This “plan”, whose goal is to have 9 billion people “living well, within the resource limitations of the planet”, was created by corporations in an effort to preserve their usefulness in the face of Peak Everything. While there are some good ideas here to be pursued, such as reducing our carbon footprint and doubling agricultural production, there is no mention of any practical ways to achieve these goals.
For example, in their executive summary they claim that the assets to achieve their ambitious goals already exist: “The participating companies strongly believe that the world already has the knowledge, science, technologies, skills and financial resources needed to achieve Vision 2050…”
Well, that’s great, but they didn’t mention how to provide the basics of life needed to sustain 9 billion people: energy, topsoil and water. Where will they come from? Another planet? The report basically says very little. How is that so much energy gets put into writing something so large that is so useless?
Source: Smart Planet
There’s a new prescription for global sustainability being put forth by the World Business Council for Sustainable Development. The Vision 2050 report is described as nothing less than the pathway to a world that supports 9 billion people “living well, within the resource limitations of the planet” by that time frame.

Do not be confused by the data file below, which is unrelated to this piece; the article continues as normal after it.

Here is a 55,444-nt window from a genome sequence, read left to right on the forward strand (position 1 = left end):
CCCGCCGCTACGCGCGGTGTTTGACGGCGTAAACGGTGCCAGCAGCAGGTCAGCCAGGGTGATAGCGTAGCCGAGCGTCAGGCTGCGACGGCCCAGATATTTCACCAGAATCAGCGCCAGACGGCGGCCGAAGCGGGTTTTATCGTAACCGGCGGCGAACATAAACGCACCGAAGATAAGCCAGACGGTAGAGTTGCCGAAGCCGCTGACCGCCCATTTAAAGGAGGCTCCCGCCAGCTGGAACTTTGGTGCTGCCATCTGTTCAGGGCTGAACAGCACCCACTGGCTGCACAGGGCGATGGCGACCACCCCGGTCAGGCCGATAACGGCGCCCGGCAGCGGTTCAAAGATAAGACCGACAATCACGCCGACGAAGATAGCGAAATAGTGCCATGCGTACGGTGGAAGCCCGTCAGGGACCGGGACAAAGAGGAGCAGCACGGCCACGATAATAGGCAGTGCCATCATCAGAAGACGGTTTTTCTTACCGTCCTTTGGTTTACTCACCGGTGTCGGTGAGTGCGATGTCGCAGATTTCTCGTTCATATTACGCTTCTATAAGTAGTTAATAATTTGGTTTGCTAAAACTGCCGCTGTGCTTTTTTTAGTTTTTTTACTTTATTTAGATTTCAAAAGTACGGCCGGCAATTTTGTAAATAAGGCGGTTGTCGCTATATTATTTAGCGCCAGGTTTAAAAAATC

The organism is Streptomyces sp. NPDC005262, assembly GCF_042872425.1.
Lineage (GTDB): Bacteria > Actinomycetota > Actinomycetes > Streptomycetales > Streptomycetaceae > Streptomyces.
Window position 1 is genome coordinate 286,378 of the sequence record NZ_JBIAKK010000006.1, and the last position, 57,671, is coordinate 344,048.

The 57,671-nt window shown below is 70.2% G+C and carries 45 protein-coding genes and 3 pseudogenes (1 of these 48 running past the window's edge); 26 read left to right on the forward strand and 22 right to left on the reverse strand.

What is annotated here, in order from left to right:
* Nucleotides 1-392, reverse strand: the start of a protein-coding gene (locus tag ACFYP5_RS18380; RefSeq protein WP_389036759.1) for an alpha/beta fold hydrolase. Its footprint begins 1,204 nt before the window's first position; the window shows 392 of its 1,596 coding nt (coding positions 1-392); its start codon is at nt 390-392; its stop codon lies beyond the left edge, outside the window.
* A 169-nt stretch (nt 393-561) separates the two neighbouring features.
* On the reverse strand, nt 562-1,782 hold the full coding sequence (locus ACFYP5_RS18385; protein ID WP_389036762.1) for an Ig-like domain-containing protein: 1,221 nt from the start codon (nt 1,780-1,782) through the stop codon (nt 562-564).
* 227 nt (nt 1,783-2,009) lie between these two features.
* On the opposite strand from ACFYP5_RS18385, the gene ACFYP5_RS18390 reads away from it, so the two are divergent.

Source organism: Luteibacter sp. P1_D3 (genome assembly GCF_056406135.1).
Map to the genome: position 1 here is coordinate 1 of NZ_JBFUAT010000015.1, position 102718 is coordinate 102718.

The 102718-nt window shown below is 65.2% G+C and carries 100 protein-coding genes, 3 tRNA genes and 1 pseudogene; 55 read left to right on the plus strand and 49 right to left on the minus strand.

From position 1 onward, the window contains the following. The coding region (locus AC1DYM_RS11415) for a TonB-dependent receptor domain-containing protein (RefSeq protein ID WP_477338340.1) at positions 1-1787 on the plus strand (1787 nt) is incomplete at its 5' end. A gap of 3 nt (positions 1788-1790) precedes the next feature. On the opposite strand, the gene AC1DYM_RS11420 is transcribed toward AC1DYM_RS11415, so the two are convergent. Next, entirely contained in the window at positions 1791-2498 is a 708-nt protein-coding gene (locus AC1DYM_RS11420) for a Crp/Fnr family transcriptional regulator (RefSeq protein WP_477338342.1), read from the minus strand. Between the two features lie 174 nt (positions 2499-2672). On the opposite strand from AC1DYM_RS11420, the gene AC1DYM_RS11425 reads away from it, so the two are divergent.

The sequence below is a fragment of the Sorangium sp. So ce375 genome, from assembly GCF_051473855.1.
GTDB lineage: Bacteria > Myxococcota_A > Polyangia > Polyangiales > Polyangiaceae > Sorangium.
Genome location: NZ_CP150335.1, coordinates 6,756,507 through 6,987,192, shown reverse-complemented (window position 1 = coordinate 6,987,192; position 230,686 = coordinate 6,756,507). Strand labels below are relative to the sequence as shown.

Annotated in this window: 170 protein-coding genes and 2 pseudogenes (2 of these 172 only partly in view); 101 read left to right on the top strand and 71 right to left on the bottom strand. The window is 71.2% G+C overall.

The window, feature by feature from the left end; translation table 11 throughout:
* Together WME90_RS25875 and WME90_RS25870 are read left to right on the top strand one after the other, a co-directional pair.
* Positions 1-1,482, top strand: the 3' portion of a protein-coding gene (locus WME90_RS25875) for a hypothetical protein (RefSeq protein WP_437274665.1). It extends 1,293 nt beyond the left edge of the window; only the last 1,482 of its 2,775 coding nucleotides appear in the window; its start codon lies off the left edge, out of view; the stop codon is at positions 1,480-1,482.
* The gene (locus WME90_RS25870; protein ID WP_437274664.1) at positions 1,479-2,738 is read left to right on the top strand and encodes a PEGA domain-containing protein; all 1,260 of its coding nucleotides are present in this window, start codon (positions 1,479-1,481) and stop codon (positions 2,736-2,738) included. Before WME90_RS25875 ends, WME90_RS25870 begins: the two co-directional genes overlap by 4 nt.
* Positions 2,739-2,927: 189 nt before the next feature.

The analysis represents the viewpoints of about 29 global businesses (from 14 different industries) who are advocating that the corporate world take a leading role in setting strategy and policy that will lead their respective customers, partners, employees and communities down the right path. In a press release announcing the publication Syngenta CEO Michael Mack (who was involved with the project) describes humanity’s relationship with the planet in the past and present as an “exploitative relationship.” We need to transform it into a “symbiotic one,” he says.
Among the issues businesses need to address are how carbon footprint, ecosystem services and water usage considerations should be mapped into marketplace and pricing structures. Agriculture will come in for major investments: The report calls for a doubling of output over the 40 years between now and the report’s end game. Two other goals are the halving of carbon emissions worldwide, based on 2005 levels and “universal access low-carbon mobility.”